Kyoto Trip

While they were staying in Okazaki, the CEI members took a day trip to Kyoto for cultural activities. First, they went to the Yasaka Shrine located in the Gion district on the eastern side of the city. Originally built in 656, this shrine is home to the Gion Matsuri. This festival takes place over the entire month of July. It was originally a religious observance to appease the gods and avoid plagues. Now, it is a festival celebrating the culture of Kyoto. CEI members and Kumiko-San taking a group photo together in front of the shrine's entrance gate Next, the members traveled through the Higashiyama District that consists of many narrow pathways between the Yasaka Shrine and the Kiyomizu Temple. This district highlights the historical style of Kyoto from the wooden buildings to traditional shops.  CEI members posing in front of the Yasaka Pagoda Then, the members visited the Kiyomizu Temple. Founded in 780, this temple is surrounded by wo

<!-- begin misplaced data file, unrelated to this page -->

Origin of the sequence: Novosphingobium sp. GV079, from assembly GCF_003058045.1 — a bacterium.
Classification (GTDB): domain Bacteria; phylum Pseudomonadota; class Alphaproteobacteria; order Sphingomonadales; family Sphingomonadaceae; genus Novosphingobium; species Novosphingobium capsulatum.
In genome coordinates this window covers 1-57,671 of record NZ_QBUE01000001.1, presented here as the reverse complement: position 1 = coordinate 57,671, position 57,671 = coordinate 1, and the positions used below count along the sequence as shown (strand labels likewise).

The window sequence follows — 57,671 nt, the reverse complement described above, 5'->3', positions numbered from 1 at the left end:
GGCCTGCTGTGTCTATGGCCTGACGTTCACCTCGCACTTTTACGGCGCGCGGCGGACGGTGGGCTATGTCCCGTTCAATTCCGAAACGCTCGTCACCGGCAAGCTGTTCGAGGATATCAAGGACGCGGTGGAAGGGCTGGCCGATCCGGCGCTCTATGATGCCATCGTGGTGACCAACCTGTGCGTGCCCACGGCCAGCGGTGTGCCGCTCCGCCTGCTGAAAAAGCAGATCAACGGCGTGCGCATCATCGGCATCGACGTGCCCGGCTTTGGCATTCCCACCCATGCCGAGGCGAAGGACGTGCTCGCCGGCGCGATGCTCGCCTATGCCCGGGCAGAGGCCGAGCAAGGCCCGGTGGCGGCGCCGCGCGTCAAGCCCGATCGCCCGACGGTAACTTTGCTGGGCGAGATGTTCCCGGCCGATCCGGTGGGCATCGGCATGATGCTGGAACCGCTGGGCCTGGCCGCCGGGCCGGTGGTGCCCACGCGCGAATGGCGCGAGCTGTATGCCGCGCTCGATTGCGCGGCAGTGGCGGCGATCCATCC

Toyota City and Okazaki Tour

On August 23, the members of CEI explored various attractions in Okazaki. First, they visited the Toyota Kaikan Museum in Toyota City next to the city of Okazaki. The museum showcased Toyota's latest innovations that will be displayed at the 2020 Olympics in Tokyo as well as Toyota's contributions in the automobile industry. Next, the members toured Toyota's Motomachi Factory and observed how the cars were made. The tour featured robots welding pieces of metal together to make parts of the car as well as workers putting together car pieces to build the car. CEI members and Kumiko-San gathered together at the Toyota Kaikan Museum. Next, the group visited the Maruya Hatcho Miso. There, they received a tour around the company that creates hatcho miso. The members learned abot the process of creating miso with large wooden barrels, a traditional method that has been passed down from generations. After the tour, the members were given a sample of hatcho miso to try. Some

2019 Mino Boston Exchange Program Begins!